Typhoon survivors wait for aid in the Philippines

A woman carries a baby at an evacuation centre for victims of Typhoon Haima in San Fernando, la Union in northern Philippines. (Reuters)

Hungry Philippine typhoon survivors huddled in makeshift shelters and waited for aid on Friday, after losing nearly everything from one of the most powerful storms to hit the Southeast Asian archipelago.

Super Typhoon Haima struck late on Wednesday night with winds similar to those of catastrophic Haiyan in 2013, which was then the strongest storm to hit the disaster-prone country and claimed more than 7,350 lives.

At least eight people were killed and another was missing while tens of thousands lost their homes as Haima devastated farming and mountain communities across the north of the Philippines' main island of Luzon on Thursday.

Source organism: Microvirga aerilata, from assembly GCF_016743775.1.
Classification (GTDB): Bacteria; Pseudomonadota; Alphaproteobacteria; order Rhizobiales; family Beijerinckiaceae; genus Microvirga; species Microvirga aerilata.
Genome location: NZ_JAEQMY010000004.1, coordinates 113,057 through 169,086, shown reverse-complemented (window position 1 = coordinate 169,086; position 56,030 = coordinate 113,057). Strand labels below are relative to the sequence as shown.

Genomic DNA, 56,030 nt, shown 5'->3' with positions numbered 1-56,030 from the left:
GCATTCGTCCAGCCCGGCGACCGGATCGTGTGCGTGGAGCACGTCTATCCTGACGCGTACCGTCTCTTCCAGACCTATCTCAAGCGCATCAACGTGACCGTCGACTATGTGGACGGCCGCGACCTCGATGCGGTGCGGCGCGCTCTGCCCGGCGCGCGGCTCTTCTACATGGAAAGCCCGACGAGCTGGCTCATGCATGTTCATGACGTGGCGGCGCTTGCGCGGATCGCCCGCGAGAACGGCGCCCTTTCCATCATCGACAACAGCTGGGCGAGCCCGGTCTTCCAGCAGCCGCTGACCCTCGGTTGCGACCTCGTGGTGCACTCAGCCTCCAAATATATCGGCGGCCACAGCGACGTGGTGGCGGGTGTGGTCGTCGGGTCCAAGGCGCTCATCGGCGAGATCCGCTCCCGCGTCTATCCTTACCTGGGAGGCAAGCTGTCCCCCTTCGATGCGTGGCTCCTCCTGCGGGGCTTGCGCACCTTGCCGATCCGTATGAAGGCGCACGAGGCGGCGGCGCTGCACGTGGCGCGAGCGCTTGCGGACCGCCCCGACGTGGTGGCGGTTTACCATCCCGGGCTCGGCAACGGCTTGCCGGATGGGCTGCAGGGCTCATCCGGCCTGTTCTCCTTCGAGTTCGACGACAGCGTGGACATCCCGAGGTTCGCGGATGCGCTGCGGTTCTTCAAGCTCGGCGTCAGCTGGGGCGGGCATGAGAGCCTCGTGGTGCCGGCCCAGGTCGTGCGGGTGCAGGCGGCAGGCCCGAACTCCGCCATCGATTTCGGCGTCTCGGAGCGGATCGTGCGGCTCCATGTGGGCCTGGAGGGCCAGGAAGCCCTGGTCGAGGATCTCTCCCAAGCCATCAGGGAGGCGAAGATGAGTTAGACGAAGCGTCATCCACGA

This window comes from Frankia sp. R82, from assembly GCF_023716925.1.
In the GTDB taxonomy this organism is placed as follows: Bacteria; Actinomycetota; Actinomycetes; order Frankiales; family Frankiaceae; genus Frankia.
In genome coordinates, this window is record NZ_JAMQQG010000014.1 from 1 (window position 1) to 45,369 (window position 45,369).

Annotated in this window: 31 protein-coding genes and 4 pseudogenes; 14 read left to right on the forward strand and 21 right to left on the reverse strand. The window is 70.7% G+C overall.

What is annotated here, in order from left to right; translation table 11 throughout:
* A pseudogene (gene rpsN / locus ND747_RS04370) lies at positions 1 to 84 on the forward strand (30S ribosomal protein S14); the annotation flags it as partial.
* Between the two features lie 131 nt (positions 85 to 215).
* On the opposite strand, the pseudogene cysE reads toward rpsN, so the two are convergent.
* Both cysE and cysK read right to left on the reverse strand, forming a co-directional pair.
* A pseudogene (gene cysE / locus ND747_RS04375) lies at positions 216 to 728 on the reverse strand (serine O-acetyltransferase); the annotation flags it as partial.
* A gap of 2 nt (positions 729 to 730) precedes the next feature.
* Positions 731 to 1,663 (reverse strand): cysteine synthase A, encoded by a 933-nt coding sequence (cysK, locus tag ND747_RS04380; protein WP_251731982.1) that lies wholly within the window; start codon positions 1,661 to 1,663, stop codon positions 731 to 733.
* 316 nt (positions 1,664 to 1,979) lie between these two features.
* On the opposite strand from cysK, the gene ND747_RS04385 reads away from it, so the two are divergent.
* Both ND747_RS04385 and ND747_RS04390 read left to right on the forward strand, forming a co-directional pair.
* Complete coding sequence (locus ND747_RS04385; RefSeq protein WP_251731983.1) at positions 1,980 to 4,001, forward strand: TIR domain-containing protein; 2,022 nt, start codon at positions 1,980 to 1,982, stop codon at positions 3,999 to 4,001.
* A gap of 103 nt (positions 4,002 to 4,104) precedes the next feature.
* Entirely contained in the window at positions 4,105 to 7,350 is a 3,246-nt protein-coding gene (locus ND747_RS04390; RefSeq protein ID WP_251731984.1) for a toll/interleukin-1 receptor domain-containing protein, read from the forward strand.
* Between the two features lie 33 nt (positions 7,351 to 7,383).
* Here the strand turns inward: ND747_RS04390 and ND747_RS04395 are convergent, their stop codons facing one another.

"I cried when I saw my beans and squash plants that had been raked off by the winds. My mango trees were also toppled," farmer Leonardo Longan, 66, told AFP in the town of Penablanca, close to where Haima made landfall.

Like many of his neighbours, Longan and his wife now live in an improvised shelter with palm leaves for a roof, blankets for walls and a bed made from the collapsed wooden wall of his old dwelling.

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